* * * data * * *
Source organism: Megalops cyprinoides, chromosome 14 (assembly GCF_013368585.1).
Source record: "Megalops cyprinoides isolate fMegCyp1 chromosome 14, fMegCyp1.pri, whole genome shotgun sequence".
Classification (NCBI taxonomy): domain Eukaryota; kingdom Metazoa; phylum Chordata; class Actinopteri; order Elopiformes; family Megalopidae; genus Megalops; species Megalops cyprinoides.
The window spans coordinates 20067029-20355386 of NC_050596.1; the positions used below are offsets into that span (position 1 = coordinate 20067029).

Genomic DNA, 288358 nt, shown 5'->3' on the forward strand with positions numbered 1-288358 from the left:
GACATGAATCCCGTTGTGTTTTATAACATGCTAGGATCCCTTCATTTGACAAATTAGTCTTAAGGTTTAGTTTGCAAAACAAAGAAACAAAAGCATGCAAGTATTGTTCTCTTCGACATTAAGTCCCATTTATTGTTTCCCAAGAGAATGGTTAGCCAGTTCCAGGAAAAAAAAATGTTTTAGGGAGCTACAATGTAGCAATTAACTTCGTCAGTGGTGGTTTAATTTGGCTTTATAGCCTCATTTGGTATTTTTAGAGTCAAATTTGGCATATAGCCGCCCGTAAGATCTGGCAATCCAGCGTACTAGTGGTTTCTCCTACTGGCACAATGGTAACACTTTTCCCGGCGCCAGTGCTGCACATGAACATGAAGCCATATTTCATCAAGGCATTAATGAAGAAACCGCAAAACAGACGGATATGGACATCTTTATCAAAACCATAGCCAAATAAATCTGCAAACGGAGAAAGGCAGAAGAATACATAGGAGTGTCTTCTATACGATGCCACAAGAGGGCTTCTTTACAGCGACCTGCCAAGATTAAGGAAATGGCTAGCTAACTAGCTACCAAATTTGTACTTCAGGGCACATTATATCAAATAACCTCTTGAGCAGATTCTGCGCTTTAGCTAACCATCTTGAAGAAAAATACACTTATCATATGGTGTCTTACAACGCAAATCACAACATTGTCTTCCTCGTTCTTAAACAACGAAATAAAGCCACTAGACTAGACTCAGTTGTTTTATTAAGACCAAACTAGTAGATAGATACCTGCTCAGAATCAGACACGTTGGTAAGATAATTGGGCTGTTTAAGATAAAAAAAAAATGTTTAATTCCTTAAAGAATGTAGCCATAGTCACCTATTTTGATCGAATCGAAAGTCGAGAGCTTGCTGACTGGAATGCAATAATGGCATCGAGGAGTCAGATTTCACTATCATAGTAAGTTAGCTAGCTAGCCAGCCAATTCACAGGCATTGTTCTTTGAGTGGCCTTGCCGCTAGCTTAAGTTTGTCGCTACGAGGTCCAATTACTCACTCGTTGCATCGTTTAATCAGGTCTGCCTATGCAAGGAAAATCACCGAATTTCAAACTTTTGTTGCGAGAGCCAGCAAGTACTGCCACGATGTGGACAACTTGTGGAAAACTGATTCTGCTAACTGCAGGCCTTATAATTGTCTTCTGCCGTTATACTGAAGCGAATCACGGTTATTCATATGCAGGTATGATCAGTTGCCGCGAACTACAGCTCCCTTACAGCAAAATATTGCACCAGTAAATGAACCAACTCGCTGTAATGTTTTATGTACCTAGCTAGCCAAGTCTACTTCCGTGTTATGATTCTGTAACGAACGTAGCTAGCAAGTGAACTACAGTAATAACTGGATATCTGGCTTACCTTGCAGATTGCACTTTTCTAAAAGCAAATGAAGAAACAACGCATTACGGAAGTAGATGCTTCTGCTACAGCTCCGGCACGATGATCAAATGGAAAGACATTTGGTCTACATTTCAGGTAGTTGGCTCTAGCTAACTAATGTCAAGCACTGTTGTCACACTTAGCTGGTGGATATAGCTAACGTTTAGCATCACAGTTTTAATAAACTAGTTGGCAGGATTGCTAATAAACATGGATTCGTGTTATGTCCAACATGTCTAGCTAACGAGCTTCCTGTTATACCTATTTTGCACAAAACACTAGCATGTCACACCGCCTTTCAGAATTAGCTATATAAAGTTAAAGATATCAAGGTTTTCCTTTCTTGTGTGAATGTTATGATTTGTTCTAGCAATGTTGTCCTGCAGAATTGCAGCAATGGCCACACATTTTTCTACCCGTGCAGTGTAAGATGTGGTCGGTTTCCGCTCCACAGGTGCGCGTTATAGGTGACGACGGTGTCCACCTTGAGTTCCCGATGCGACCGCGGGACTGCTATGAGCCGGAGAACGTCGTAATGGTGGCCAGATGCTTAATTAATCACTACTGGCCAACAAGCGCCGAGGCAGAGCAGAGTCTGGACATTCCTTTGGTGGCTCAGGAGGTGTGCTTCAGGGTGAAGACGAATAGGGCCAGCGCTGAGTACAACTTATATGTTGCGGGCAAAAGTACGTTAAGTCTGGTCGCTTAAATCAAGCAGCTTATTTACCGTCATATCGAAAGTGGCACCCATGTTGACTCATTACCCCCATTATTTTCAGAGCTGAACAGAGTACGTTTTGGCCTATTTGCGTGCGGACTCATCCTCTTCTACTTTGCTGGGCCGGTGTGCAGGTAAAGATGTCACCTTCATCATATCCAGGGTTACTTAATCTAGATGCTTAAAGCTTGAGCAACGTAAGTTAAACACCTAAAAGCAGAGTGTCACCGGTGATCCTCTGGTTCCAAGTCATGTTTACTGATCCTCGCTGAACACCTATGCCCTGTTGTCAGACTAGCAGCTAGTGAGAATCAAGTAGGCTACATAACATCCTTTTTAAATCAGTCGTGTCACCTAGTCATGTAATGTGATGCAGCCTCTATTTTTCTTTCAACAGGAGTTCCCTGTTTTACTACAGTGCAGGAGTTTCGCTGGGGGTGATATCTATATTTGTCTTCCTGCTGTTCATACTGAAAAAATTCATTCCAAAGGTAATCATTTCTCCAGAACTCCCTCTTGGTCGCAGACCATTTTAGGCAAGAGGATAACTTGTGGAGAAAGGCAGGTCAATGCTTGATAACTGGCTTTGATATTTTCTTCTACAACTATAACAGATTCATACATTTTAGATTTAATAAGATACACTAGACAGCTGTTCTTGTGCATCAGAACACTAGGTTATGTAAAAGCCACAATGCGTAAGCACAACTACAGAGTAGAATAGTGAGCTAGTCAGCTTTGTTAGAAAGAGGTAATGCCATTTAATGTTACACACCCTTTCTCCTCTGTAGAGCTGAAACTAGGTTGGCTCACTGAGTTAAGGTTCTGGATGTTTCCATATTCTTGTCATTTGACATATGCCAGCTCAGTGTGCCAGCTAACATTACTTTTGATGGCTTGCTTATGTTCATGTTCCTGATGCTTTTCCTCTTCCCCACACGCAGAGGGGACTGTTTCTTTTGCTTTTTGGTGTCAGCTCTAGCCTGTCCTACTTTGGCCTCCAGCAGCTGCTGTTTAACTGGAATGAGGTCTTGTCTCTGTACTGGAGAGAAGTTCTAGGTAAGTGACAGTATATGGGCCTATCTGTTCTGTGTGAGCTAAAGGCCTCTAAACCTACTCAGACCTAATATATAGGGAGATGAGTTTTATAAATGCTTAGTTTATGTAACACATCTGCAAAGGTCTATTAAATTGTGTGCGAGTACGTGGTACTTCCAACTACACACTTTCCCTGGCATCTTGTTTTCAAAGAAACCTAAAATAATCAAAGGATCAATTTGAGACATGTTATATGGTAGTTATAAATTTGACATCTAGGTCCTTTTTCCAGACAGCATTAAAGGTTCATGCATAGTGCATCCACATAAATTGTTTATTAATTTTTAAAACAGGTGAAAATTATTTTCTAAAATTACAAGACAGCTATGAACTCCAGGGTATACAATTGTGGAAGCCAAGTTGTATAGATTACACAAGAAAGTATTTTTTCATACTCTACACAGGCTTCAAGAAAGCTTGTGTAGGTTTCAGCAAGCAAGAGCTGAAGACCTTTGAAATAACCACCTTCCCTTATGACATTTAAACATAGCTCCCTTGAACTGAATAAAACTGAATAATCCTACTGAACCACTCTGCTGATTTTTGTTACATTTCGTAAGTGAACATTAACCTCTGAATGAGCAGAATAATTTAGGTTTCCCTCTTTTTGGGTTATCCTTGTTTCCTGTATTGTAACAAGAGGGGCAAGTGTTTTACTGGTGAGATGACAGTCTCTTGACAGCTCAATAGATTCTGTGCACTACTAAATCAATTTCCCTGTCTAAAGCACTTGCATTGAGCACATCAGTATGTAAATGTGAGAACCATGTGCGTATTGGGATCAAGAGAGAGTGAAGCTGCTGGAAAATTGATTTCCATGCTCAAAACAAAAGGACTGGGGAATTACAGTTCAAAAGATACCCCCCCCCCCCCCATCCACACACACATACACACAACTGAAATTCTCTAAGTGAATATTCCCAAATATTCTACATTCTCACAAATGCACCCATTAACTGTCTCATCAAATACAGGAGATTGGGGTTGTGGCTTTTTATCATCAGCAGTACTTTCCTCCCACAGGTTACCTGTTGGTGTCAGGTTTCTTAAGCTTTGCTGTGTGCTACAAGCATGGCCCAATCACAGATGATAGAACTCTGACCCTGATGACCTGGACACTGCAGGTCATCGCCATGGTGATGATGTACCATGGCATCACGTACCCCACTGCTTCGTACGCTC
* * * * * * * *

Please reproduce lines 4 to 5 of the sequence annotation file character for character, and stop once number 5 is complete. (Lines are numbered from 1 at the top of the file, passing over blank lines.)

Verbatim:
The window spans coordinates 20067029-20355386 of NC_050596.1; the positions used below are offsets into that span (position 1 = coordinate 20067029).

Genomic DNA, 288358 nt, shown 5'->3' on the forward strand with positions numbered 1-288358 from the left: